Mar 30, 2020

From the Desk (in the Dining Room) of Carol Kehoe

Like many of us, Tafelmusik’s Executive Director Carol Kehoe has swapped her office desk for a dining room table and has been working from home for the past week. Today, she shares her thoughts about this new situation.

This is what I’m looking at now that I’m working at home. My dining room table is a makeshift desk, and the original work is a diptych by Canadian artist Jill Price. I love it because it reminds me of the many Southwestern Ontario roads I’ve driven for most of my life.

Working at home has been an adjustment. I miss collaborating alongside my colleagues. I miss walking upstairs from our basement offices into Jeanne Lamon Hall at Trinity-St. Paul’s Centre to watch the musicians rehearse. I miss the laughter in the office kitchen when someone burns the toast, and the daily interaction with patrons, partners, and donors.

Our office team is 18 strong, and when we packed up, we had our work plans in place and online meetings set. On Friday, we gathered on a teleconference and shared what our new workplaces looked like —lots of dining room tables not being used for entertainment, and even a kitchen island turned into a work space. I’m envious of David, our Production Manager, and Andrew, our Marketing Coordinator, who have pets at home, overjoyed that their people are there with them full time.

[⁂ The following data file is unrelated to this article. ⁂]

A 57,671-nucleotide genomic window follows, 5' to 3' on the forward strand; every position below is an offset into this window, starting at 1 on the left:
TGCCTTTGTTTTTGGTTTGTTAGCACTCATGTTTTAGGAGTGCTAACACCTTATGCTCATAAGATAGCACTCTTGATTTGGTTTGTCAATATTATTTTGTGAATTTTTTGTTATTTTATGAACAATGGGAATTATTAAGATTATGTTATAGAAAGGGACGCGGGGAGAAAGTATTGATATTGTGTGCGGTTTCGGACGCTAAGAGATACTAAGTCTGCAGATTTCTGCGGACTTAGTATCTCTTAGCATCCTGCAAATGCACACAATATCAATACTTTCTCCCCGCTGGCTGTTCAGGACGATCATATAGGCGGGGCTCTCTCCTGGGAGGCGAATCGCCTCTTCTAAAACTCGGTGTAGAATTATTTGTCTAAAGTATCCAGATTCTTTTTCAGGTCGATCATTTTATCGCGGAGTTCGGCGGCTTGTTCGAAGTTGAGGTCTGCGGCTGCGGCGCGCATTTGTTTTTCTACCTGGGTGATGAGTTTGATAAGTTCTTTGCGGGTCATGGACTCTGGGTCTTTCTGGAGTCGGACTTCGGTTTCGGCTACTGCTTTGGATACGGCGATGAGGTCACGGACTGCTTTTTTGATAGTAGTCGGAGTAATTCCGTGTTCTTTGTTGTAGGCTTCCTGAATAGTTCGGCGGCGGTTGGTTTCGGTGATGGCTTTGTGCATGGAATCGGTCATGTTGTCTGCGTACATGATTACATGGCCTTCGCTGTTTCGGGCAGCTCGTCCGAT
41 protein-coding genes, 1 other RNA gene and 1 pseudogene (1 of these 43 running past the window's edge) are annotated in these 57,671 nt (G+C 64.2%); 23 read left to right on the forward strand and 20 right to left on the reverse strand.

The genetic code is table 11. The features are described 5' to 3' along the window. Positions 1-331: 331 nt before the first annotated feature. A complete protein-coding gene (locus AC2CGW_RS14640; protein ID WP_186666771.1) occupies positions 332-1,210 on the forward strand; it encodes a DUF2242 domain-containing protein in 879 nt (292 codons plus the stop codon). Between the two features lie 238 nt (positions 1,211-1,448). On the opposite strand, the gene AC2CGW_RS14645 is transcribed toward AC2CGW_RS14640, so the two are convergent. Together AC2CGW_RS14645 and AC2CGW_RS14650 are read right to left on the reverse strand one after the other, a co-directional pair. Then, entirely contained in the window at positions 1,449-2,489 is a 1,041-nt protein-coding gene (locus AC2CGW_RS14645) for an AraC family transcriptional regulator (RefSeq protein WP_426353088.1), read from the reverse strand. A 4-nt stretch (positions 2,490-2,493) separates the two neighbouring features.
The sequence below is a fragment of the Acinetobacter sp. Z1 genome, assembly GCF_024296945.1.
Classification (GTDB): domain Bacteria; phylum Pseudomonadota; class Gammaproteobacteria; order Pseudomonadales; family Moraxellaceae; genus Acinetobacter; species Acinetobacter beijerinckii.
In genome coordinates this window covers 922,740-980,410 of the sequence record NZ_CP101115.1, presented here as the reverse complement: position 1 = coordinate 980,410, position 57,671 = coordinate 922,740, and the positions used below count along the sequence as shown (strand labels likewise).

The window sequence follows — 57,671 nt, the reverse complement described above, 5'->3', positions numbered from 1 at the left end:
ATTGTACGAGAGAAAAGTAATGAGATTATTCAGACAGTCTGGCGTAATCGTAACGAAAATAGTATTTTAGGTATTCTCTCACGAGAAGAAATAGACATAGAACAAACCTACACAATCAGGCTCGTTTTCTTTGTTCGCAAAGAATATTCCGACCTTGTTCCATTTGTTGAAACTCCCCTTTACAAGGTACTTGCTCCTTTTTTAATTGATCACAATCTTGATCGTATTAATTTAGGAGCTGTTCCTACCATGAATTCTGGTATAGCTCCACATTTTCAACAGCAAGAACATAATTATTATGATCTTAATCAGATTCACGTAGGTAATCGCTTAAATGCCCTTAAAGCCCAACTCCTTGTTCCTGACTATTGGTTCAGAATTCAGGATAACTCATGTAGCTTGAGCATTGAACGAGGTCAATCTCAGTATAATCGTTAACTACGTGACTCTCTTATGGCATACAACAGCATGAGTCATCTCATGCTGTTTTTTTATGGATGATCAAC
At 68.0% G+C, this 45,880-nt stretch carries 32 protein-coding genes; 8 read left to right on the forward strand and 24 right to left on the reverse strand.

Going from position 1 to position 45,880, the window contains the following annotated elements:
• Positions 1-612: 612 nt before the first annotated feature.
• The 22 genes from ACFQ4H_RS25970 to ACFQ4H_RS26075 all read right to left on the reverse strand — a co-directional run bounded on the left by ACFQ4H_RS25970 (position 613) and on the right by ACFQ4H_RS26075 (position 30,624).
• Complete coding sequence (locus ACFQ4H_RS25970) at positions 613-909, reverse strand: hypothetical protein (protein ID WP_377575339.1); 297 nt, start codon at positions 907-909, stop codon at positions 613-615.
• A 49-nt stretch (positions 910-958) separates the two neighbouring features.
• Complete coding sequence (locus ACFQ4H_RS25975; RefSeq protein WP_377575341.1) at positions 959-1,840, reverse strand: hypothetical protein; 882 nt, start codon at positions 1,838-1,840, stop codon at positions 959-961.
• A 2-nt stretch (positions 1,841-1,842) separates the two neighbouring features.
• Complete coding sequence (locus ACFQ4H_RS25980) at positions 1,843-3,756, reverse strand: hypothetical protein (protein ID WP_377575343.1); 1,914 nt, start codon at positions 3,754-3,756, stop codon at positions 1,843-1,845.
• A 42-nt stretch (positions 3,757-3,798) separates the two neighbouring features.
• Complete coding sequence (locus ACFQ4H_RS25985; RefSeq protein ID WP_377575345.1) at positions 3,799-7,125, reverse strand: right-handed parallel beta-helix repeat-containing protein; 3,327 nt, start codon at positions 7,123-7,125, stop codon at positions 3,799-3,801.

I’ve been proud of how our musicians and marketing team have been able to bring our musicians online with a new initiative, #TafelmusikTogether. In just two days, this team pivoted to meet a new reality—one that isn’t staged in a performance hall. Virtual presentations are great, but I miss the communal space that a live concert setting evokes. I love listening to live music, watching musicians interacting on stage, and seeing the audience response. My heart sings when I hear the sigh of the person sitting beside me in a concert hall who feels the emotion in the notes being played. Or who cries because of the joy the music is inspiring.

I’m reading Toronto author Ray Robertson’s book How to Die: A Book About Being Alive. He writes, “it might be an illusion to believe it matters whether or not the truth is acknowledged, that good art should be preferable to bad, that ethical fairness be practised—it might even be an illusion that ideals such as truth, beauty, and justice aren’t simply human-constructed chimera—but caring about these sometimes slippery conceptions is what human beings do. When we stop caring about them, we cease being human.”

I’m optimistic that in the months to come, Tafelmusik will contribute constructively to our collective sense of humanity. We won’t stop caring. And I know that we’ll be back on stage, bringing live music to welcoming ears.

Tafelmusik Together
Carol Kehoe